TMS stands for Transcranial Magnetic Stimulation. It is also referred to as rTMS, or repetitive TMS. TMS is a noninvasive treatment for severe, treatment-resistant depression (Major Depressive Disorder which has not been significantly improved despite multiple trials on antidepressants in multiple classes, often in addition to one or more rounds of psychotherapy). Antidepressants are only effective about 50% of the time, and in addition, can cause side effects such as weight gain, loss of libido, ED, decreased orgasm or other sexual side effects, drowsiness, and pregnancy risks.
TMS is administered in a special chair, the operative component being a powerful, MRI-strength magnetic coil which emits repetitive pulses of electromagnetic current into the region of the brain involved with mood control and depression. It is thought to activate regions of the brain where there is sluggish or dormant neuronal (nerve cell) activity in depression. After an initial session where the magnet is “aimed” at the proper region by a psychiatrist (or in some cases a psychiatric nurse practitioner) and the exact coordinates and appropriate magnetic strength are stored in a computer, the treatment sessions can be administered by a trained paraprofessional. TMS usually involves about 30 sessions (typically 5 days per week for 6 weeks).
Prior to the FDA approving TMS around 2009, the treatment of choice for severe, treatment-resistant depression was Electro-Convulsive Therapy (ECT). As opposed to electromagnetic current as with TMS, ECT uses actual electrical current to induce a seizure, that lasts about 60 seconds. The patient is sedated and given an IV muscle relaxant to minimize the intensity of the convulsions. ECT, through the seizure, is thought to beneficially “reset” the brain and alter the brain chemistry and physiology, such that depressive symptoms are steadily reversed. It is usually administered in courses of 10-12 sessions at a time, 2-3 times per week. Often, the first 2-3 treatments are given with the patient in the hospital. When done on an outpatient basis, because of the sedation, the patient must be driven home from sessions, requiring about 3 hours, including time in recovery.
TMS involves no sedation, and the treatment sessions usually last 20-30 minutes. The patient is given ear plugs to dampen the loud clicking noise of the repetitive electromagnetic pulses. During the treatment, there is a sense of tapping on the head. During TMS, the patient can listen to music, watch TV, or even talk to the paraprofessional. There is no recovery time, and the patient can drive home or return to work after treatment.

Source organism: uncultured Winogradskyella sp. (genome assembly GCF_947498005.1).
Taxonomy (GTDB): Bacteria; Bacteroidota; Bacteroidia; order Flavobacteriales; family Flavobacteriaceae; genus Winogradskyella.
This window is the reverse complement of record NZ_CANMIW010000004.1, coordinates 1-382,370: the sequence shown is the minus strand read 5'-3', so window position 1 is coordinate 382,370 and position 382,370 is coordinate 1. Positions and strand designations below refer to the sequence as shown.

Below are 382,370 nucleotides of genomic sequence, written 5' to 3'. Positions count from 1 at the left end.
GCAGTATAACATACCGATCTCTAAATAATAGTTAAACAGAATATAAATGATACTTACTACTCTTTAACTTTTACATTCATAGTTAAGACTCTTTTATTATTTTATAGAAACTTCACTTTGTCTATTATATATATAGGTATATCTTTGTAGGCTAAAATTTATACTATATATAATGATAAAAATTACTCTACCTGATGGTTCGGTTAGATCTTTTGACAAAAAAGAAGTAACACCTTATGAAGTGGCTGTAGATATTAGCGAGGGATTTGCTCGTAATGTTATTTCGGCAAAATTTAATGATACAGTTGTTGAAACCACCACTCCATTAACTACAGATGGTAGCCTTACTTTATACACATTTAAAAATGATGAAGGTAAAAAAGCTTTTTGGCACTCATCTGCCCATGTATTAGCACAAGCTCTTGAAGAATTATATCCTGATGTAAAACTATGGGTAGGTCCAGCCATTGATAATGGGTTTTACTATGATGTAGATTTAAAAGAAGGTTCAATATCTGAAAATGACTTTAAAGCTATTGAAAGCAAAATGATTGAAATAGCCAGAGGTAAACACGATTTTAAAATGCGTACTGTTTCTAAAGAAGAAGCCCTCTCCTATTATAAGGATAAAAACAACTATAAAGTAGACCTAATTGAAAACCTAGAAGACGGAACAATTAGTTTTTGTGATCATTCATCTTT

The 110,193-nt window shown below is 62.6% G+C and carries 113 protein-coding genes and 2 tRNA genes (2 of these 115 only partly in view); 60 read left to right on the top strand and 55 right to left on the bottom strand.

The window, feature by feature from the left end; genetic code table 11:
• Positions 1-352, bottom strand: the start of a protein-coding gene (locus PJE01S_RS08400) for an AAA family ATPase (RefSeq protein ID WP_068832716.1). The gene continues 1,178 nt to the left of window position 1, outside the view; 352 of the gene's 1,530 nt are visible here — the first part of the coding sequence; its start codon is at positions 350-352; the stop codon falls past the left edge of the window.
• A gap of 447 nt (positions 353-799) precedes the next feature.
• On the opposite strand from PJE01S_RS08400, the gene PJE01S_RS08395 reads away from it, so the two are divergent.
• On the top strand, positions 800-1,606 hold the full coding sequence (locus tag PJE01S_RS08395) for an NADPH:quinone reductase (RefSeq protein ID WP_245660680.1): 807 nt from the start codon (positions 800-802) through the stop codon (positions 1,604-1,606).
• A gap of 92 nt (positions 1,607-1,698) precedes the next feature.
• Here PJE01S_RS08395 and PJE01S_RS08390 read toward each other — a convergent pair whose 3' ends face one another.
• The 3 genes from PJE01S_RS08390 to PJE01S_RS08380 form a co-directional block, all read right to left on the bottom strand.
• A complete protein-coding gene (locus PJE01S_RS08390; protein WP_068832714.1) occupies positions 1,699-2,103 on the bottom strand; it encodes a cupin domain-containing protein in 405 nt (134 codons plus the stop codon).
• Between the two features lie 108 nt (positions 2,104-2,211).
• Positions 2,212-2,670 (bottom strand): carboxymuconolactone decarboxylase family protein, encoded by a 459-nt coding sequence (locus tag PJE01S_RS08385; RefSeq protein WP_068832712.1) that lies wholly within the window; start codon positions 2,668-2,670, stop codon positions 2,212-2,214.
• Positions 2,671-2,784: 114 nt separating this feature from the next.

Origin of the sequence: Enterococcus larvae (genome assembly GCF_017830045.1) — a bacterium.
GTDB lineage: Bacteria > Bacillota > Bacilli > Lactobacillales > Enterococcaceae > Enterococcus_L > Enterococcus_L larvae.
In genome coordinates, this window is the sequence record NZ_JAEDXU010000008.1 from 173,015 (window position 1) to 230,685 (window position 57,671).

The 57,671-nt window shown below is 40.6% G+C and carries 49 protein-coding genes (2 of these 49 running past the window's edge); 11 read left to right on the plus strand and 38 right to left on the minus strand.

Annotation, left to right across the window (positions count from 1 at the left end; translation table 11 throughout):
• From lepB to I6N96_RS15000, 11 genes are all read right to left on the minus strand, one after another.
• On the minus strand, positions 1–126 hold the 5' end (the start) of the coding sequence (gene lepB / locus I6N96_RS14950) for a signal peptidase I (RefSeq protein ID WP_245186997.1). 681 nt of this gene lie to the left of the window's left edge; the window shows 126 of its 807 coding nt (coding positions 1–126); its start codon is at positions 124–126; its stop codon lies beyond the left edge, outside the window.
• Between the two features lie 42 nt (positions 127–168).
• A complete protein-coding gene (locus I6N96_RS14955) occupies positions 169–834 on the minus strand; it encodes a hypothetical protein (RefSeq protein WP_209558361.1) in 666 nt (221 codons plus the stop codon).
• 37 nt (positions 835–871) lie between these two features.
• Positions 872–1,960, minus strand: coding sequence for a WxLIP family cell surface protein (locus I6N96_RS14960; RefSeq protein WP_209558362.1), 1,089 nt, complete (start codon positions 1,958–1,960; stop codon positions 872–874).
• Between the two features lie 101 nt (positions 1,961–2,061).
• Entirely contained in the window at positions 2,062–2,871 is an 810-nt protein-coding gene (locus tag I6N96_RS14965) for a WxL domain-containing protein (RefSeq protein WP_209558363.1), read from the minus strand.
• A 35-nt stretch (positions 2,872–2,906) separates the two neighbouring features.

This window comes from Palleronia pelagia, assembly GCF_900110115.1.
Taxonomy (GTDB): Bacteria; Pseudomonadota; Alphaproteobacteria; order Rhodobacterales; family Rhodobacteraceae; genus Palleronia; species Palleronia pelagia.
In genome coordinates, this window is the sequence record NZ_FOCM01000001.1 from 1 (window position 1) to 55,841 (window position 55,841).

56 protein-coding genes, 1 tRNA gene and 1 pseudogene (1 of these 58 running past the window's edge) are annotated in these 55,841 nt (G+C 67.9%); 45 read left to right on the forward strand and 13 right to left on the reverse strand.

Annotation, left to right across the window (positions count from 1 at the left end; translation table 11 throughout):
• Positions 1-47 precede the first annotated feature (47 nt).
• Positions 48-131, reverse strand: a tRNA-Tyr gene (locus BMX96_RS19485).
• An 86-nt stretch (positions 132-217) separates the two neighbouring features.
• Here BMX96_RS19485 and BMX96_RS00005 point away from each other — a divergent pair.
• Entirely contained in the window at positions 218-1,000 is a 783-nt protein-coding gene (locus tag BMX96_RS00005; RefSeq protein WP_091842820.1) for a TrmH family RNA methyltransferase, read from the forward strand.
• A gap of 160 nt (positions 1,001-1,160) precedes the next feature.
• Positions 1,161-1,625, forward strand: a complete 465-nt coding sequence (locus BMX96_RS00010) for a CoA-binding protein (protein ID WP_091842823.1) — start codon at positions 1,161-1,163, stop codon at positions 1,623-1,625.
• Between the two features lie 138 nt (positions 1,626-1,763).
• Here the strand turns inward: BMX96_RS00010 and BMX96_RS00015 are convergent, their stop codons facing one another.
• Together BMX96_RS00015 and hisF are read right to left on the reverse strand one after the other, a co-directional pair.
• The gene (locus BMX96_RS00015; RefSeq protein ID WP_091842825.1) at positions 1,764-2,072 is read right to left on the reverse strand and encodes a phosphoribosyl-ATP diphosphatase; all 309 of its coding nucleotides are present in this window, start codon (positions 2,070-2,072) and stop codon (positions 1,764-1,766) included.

Both TMS and ECT have been heavily researched, and found to be very effective treatments for severe, treatment-resistant depression. TMS is more convenient, as all the treatments are outpatient (as above, ECT often begins in the hospital), and because the TMS patient can drive themselves to all the treatments, and back to work if desired. Side effects are not a significant issue with either TMS or ECT. With TMS, the most common side effects are scalp irritations and headaches, but these usually subside within the first week. With ECT, patients often experience headaches and muscle aches, as well as foggy-headedness and some short-term memory loss, but these both improve within 2-6 weeks of terminating the ECT treatments. Furthermore, regarding the memory loss with ECT, most severely depressed patients report that they do not mind not being able to remember all of what they have been experiencing (as it has tended to be so overwhelmingly sad, dark, and hopeless). ECT is more expensive than TMS (about $25K for a full course of treatments, as opposed to about $15K for a full course of TMS), but most insurances cover both ECT and TMS.
ECT is likely the best option for patients that are actively suicidal, as it tends to work more quickly. (Waiting six weeks while trying TMS would involve more risk for suicide.)
The vast majority of the time, neither TMS nor ECT is a complete or final cure for one’s depression. Usually the TMS or ECT patient will continue antidepressant medication (perhaps fewer medications and/or at a lower dose, or where they experience more benefit from the same dose). Additionally, the patient may find that psychotherapy is more beneficial after TMS or ECT, thus continuing the latter is usually a good idea. Both with TMS and ECT, occasional maintenance sessions are sometimes needed to prolong remission.